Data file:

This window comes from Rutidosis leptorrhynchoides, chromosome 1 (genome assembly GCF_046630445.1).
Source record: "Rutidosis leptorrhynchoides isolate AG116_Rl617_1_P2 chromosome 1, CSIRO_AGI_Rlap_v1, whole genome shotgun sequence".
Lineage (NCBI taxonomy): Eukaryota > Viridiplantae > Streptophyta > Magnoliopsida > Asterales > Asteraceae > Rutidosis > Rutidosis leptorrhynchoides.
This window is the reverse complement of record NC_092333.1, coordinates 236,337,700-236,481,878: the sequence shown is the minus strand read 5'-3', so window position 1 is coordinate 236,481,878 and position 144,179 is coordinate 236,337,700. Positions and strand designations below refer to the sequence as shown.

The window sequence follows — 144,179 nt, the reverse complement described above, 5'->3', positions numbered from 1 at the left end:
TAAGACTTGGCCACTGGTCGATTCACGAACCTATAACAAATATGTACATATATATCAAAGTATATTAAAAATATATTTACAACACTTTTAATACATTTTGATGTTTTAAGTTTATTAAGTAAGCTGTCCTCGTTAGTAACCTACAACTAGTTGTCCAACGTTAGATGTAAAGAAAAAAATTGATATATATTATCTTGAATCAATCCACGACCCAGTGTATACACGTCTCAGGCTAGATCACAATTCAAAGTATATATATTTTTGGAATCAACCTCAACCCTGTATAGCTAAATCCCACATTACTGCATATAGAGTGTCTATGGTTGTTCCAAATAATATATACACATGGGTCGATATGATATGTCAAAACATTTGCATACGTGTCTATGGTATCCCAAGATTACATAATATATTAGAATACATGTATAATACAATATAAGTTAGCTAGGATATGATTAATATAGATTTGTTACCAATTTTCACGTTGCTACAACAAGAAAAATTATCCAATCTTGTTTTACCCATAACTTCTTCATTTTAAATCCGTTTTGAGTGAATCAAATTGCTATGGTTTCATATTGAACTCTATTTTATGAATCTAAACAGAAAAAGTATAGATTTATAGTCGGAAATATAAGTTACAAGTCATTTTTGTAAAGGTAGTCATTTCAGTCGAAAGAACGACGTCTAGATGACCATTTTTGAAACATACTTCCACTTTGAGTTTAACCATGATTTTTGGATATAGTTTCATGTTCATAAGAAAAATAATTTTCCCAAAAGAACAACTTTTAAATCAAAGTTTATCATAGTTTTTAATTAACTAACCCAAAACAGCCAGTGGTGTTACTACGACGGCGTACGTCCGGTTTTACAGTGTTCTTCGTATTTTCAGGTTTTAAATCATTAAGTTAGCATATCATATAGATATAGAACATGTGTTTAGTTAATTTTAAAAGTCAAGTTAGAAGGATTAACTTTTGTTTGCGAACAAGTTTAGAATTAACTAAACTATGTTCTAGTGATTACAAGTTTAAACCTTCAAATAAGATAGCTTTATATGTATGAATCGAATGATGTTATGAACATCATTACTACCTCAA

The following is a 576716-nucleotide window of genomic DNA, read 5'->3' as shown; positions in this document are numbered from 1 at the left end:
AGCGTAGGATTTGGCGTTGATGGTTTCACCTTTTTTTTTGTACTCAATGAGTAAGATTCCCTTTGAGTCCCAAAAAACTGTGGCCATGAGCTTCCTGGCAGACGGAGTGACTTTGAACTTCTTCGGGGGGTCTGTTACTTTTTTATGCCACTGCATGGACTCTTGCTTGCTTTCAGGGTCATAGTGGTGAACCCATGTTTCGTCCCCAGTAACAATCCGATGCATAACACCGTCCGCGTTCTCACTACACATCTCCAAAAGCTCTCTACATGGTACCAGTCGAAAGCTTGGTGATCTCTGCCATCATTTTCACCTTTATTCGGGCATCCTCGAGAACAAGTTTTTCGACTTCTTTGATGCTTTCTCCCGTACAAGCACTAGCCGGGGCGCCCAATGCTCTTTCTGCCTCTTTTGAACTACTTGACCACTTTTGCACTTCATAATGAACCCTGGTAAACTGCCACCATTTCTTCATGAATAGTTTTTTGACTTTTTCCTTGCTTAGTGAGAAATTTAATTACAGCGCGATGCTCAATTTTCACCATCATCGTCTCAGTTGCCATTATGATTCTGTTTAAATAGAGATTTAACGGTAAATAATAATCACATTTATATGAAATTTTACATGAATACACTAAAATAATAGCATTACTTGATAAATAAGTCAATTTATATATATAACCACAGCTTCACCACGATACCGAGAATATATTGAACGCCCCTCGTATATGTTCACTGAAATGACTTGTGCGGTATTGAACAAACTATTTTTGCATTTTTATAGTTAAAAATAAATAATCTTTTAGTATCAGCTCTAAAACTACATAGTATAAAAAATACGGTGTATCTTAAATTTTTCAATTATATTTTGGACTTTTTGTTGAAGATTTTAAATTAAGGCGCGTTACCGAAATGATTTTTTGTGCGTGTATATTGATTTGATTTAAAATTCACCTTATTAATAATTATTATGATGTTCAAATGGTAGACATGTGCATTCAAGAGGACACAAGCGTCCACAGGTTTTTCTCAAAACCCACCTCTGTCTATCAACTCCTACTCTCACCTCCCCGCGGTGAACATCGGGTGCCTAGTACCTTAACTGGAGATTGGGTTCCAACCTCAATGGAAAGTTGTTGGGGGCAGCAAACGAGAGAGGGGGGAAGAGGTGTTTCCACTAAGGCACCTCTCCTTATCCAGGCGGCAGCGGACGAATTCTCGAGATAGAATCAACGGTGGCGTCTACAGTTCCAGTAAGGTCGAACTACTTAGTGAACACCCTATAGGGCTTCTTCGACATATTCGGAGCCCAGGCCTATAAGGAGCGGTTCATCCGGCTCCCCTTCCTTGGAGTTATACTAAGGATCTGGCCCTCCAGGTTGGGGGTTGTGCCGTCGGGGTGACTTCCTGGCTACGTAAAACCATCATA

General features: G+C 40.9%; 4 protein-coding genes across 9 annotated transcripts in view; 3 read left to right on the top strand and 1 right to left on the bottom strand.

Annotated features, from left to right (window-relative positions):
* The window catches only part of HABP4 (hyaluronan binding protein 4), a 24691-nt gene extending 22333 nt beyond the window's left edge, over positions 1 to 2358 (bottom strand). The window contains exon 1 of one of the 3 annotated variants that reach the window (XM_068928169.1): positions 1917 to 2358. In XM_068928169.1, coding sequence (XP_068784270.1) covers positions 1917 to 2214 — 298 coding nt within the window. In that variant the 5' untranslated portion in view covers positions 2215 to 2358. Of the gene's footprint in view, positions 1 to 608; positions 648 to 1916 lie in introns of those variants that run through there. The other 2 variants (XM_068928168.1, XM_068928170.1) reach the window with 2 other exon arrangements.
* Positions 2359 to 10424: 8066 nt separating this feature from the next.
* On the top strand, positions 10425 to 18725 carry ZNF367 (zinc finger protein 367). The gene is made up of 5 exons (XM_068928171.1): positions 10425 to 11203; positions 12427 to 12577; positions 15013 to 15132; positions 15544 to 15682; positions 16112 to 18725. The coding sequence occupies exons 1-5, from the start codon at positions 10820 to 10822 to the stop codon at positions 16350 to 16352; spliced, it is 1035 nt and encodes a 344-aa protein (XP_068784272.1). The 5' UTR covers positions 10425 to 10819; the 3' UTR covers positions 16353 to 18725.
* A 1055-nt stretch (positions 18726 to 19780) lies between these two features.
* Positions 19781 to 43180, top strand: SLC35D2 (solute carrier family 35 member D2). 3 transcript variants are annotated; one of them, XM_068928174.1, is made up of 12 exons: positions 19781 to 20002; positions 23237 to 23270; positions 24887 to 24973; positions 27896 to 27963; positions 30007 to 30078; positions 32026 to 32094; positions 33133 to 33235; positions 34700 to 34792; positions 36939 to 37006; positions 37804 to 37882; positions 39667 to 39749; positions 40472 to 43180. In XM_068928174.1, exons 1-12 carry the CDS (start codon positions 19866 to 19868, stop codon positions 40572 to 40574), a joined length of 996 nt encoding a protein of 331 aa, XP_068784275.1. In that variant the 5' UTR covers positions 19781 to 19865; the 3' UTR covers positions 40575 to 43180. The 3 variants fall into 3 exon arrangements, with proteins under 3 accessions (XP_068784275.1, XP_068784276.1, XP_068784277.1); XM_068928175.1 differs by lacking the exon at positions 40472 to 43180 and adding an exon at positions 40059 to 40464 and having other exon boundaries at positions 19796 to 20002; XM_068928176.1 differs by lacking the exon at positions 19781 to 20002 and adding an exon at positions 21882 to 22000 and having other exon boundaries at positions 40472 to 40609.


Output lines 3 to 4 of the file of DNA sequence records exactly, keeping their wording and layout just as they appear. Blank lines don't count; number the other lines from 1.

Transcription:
Lineage (NCBI taxonomy): Eukaryota > Viridiplantae > Streptophyta > Magnoliopsida > Asterales > Asteraceae > Rutidosis > Rutidosis leptorrhynchoides.
This window is the reverse complement of record NC_092333.1, coordinates 236,337,700-236,481,878: the sequence shown is the minus strand read 5'-3', so window position 1 is coordinate 236,481,878 and position 144,179 is coordinate 236,337,700. Positions and strand designations below refer to the sequence as shown.